ALA Sister Libraries: Call for Partnerships
    Nov. 11, 2019

    To promote the concept of a global community of libraries, the American Library Association(ALA) encourages U.S. libraries to form partnerships with libraries in other countries. Developing a Sister Library relationship can be a great opportunity for each library to learn about the work and lives of librarians around the world.


    • Broaden your staff’s view of the library profession
    • Increase staff and community knowledge of other cultures
    • Exchange information, resources, expertise, and training between libraries
    • Share techniques and technologies to help solve problems
    • Improve access to information in both countries
    • Promote awareness of libraries and their international reach
    • Raise awareness of issues and needs facing libraries in various countries


    Get tips on how to find a Sister Library. Browse “Libraries Seeking Sisters” list of libraries seeking a Sister Library partnership.  If you wish to be added to the list so that a potential Sister Library can find you, complete this form: Add Me to the List of Sister Libraries Seeking Partners. For more information, email [email protected]  


    Each Sister Library relationship is unique. Once two libraries decide to partner, they establish the level of commitment that they are both comfortable with; the partnership can be as formal or informal as desired.  It can be as simple as holding virtual conversations once a month to exchange ideas, or more complex involving exchanges of materials and staff. For more examples of successful library partnerships, check our Success Stories page.


    Building a partnership with a library in another country means exchange of knowledge, information, resources, experience, and good ideas on library work. Join us in making the library world a little smaller and more connected! The Sister Libraries Committee is looking forward to your participation.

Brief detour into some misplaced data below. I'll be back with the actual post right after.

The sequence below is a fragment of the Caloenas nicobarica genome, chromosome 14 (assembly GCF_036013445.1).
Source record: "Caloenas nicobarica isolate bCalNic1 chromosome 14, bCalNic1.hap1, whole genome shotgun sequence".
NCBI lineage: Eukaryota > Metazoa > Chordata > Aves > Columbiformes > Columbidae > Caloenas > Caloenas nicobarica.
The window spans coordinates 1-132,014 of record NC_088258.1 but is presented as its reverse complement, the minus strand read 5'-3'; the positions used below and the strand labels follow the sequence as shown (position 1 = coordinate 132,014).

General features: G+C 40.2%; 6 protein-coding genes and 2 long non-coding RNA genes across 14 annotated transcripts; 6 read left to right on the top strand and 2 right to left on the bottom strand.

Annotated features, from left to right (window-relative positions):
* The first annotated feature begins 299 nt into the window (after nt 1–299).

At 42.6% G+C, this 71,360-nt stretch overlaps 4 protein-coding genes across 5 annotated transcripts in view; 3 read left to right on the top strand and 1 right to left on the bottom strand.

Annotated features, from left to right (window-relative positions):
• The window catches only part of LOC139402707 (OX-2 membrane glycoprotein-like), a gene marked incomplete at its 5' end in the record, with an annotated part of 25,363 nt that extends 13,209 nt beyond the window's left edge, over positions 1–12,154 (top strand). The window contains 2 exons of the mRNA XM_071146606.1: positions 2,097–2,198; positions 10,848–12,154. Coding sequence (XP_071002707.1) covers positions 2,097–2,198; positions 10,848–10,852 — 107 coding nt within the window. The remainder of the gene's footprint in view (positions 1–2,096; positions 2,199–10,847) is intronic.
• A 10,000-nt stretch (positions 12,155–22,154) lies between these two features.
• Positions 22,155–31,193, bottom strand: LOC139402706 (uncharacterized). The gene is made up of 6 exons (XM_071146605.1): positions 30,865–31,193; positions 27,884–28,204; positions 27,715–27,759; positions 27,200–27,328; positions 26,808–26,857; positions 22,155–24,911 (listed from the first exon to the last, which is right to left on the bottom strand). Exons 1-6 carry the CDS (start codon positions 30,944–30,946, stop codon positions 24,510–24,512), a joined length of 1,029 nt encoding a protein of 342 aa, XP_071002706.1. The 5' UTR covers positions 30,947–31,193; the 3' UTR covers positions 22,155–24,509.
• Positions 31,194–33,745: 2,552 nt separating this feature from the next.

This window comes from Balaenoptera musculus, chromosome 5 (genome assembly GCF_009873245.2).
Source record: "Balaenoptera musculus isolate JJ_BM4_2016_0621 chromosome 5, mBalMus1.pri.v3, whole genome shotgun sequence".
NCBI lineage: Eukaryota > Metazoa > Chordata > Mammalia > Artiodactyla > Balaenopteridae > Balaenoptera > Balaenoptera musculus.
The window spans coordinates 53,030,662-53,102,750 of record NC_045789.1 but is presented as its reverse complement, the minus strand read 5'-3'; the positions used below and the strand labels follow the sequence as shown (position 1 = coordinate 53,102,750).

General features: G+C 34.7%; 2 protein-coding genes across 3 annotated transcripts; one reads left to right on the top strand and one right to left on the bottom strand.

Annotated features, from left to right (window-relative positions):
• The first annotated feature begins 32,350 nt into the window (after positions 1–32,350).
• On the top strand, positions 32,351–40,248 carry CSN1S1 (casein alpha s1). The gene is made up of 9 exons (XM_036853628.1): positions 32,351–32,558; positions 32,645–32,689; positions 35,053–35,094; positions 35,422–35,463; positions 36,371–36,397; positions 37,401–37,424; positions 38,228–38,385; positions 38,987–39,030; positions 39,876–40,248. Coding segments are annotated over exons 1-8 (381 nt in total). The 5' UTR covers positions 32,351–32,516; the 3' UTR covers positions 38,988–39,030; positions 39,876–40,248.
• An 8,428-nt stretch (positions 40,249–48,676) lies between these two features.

Sister Libraries Committee

    ALA International Relations Round Table

    NLA MacMillan Embargo Statement
    Oct. 9, 2019

    As many of you know, the new Macmillan ebook lending model is an expansion of an existing policy that went into effect in July 2018, when the company, without warning, issued a four-month embargo applying solely to titles from the company’s Tor imprint. The embargo will not apply to all Macmillan and imprint titles

    ALA, along with PLA and various state chapters, is speaking out against this embargo and its effect on library patrons across the country. ALA is also encouraging patrons to join them in demanding #ebooksforall and sign a petition asking Macmillan to reverse this policy.  See below on how to sign this petition.

    In addition to the public petition against the Macmillan embargo model, ALA is also asking state chapters to respond by condemning the practice and asking Macmillan to reconsider their policy. Click here to read a copy of the statement submitted by the NLA.

    ALA is also particularly worried about the effect this embargo policy will have on the rest of the publishing industry. Since last fall, Hachette Book Group (HBG) and Penguin Random House (PRH) have eliminated “perpetual access” for libraries and replaced it with a two-year access model. Simon & Schuster changed from a one-year to two-year access model. HarperCollins continues with its 26-loan model. Macmillan now stands alone in its embargo policy among the largest (Big 5) publishers, but this may not last forever. If Macmillan sees success, other publishers may reevaluate their policies and adopt embargos.

    You can find more information about the embargo policy and library response at the following links: